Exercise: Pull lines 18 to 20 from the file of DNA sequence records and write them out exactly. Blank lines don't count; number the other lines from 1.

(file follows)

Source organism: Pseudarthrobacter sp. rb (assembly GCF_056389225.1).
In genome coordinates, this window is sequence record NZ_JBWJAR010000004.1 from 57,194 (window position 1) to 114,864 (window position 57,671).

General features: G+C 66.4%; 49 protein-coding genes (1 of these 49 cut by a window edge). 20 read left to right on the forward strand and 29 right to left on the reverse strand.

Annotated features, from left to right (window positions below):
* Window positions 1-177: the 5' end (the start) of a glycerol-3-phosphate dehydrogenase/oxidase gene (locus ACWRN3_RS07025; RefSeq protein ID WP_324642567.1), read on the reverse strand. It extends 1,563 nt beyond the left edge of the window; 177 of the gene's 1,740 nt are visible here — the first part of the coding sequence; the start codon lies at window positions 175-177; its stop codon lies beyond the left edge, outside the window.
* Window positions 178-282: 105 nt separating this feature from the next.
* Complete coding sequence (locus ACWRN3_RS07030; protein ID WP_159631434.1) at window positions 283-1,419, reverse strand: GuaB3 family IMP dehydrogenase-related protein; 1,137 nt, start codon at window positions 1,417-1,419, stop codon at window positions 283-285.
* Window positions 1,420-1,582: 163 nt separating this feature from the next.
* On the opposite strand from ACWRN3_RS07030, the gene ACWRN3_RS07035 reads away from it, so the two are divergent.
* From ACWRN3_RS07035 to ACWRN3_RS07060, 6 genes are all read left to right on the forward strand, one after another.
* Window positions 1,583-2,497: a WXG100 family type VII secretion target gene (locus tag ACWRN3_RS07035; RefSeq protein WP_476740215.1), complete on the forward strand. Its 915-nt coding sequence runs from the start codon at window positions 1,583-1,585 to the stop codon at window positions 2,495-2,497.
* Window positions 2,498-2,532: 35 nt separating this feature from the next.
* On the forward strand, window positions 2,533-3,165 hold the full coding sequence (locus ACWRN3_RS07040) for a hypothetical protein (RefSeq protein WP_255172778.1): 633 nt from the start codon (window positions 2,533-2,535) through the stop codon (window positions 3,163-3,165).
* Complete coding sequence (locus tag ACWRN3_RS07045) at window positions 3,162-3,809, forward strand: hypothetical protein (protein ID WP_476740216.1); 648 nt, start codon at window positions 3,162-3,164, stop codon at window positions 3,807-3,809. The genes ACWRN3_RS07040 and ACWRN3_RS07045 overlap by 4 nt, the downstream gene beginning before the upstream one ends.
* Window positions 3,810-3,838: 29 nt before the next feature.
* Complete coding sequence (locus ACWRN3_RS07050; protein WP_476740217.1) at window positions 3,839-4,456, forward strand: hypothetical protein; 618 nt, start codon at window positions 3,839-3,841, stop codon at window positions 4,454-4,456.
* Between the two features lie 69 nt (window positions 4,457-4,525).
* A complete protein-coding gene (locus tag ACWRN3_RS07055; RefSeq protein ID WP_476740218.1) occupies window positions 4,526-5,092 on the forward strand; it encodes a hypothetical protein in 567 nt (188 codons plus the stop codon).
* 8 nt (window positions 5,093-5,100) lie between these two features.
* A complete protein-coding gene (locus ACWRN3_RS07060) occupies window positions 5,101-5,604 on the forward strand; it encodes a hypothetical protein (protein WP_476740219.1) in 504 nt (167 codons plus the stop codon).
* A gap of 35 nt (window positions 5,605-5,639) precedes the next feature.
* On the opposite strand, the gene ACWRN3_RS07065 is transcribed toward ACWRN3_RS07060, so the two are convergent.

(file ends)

* A complete protein-coding gene (locus tag ACWRN3_RS07055; RefSeq protein ID WP_476740218.1) occupies window positions 4,526-5,092 on the forward strand; it encodes a hypothetical protein in 567 nt (188 codons plus the stop codon).
* 8 nt (window positions 5,093-5,100) lie between these two features.
* A complete protein-coding gene (locus ACWRN3_RS07060) occupies window positions 5,101-5,604 on the forward strand; it encodes a hypothetical protein (protein WP_476740219.1) in 504 nt (167 codons plus the stop codon).